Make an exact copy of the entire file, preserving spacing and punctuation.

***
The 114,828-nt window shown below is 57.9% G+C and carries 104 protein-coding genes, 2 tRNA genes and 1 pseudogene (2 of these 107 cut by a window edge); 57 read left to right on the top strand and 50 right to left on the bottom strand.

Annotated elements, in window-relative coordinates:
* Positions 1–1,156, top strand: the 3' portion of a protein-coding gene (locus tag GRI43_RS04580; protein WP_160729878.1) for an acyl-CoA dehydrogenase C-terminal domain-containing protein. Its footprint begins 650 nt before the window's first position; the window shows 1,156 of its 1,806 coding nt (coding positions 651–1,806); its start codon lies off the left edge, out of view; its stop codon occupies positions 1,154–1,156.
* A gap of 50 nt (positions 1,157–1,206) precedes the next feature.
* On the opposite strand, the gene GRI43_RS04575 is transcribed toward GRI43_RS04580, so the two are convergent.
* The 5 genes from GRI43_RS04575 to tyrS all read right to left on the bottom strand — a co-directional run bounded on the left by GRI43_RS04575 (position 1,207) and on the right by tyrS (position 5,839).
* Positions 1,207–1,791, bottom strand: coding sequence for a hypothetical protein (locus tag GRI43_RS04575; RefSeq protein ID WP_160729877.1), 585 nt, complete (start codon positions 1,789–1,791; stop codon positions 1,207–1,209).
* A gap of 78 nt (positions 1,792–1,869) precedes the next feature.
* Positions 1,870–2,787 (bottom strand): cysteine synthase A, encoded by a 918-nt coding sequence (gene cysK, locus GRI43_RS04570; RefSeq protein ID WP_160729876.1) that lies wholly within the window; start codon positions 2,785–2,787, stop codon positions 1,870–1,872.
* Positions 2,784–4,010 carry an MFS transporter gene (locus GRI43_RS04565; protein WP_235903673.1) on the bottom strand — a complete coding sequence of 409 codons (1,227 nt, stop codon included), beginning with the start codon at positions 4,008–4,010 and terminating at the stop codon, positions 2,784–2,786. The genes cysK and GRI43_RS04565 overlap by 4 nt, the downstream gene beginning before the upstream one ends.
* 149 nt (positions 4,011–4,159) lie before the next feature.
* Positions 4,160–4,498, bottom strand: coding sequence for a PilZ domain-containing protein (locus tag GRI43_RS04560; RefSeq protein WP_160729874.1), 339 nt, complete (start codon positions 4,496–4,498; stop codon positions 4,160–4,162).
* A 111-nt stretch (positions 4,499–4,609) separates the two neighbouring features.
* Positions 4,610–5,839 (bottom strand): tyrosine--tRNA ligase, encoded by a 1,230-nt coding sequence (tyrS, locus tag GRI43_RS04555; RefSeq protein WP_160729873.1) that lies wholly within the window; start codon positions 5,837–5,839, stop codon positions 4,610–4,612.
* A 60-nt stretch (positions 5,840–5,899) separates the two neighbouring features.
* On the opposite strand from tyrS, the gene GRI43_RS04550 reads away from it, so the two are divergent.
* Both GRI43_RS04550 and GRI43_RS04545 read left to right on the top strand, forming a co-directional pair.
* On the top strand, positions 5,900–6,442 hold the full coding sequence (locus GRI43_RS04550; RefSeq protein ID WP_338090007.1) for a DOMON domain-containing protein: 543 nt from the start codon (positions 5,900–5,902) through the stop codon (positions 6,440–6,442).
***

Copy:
The 114,828-nt window shown below is 57.9% G+C and carries 104 protein-coding genes, 2 tRNA genes and 1 pseudogene (2 of these 107 cut by a window edge); 57 read left to right on the top strand and 50 right to left on the bottom strand.

Annotated elements, in window-relative coordinates:
* Positions 1–1,156, top strand: the 3' portion of a protein-coding gene (locus tag GRI43_RS04580; protein WP_160729878.1) for an acyl-CoA dehydrogenase C-terminal domain-containing protein. Its footprint begins 650 nt before the window's first position; the window shows 1,156 of its 1,806 coding nt (coding positions 651–1,806); its start codon lies off the left edge, out of view; its stop codon occupies positions 1,154–1,156.
* A gap of 50 nt (positions 1,157–1,206) precedes the next feature.
* On the opposite strand, the gene GRI43_RS04575 is transcribed toward GRI43_RS04580, so the two are convergent.
* The 5 genes from GRI43_RS04575 to tyrS all read right to left on the bottom strand — a co-directional run bounded on the left by GRI43_RS04575 (position 1,207) and on the right by tyrS (position 5,839).
* Positions 1,207–1,791, bottom strand: coding sequence for a hypothetical protein (locus tag GRI43_RS04575; RefSeq protein ID WP_160729877.1), 585 nt, complete (start codon positions 1,789–1,791; stop codon positions 1,207–1,209).
* A gap of 78 nt (positions 1,792–1,869) precedes the next feature.
* Positions 1,870–2,787 (bottom strand): cysteine synthase A, encoded by a 918-nt coding sequence (gene cysK, locus GRI43_RS04570; RefSeq protein ID WP_160729876.1) that lies wholly within the window; start codon positions 2,785–2,787, stop codon positions 1,870–1,872.
* Positions 2,784–4,010 carry an MFS transporter gene (locus GRI43_RS04565; protein WP_235903673.1) on the bottom strand — a complete coding sequence of 409 codons (1,227 nt, stop codon included), beginning with the start codon at positions 4,008–4,010 and terminating at the stop codon, positions 2,784–2,786. The genes cysK and GRI43_RS04565 overlap by 4 nt, the downstream gene beginning before the upstream one ends.
* 149 nt (positions 4,011–4,159) lie before the next feature.
* Positions 4,160–4,498, bottom strand: coding sequence for a PilZ domain-containing protein (locus tag GRI43_RS04560; RefSeq protein WP_160729874.1), 339 nt, complete (start codon positions 4,496–4,498; stop codon positions 4,160–4,162).
* A 111-nt stretch (positions 4,499–4,609) separates the two neighbouring features.
* Positions 4,610–5,839 (bottom strand): tyrosine--tRNA ligase, encoded by a 1,230-nt coding sequence (tyrS, locus tag GRI43_RS04555; RefSeq protein WP_160729873.1) that lies wholly within the window; start codon positions 5,837–5,839, stop codon positions 4,610–4,612.
* A 60-nt stretch (positions 5,840–5,899) separates the two neighbouring features.
* On the opposite strand from tyrS, the gene GRI43_RS04550 reads away from it, so the two are divergent.
* Both GRI43_RS04550 and GRI43_RS04545 read left to right on the top strand, forming a co-directional pair.
* On the top strand, positions 5,900–6,442 hold the full coding sequence (locus GRI43_RS04550; RefSeq protein ID WP_338090007.1) for a DOMON domain-containing protein: 543 nt from the start codon (positions 5,900–5,902) through the stop codon (positions 6,440–6,442).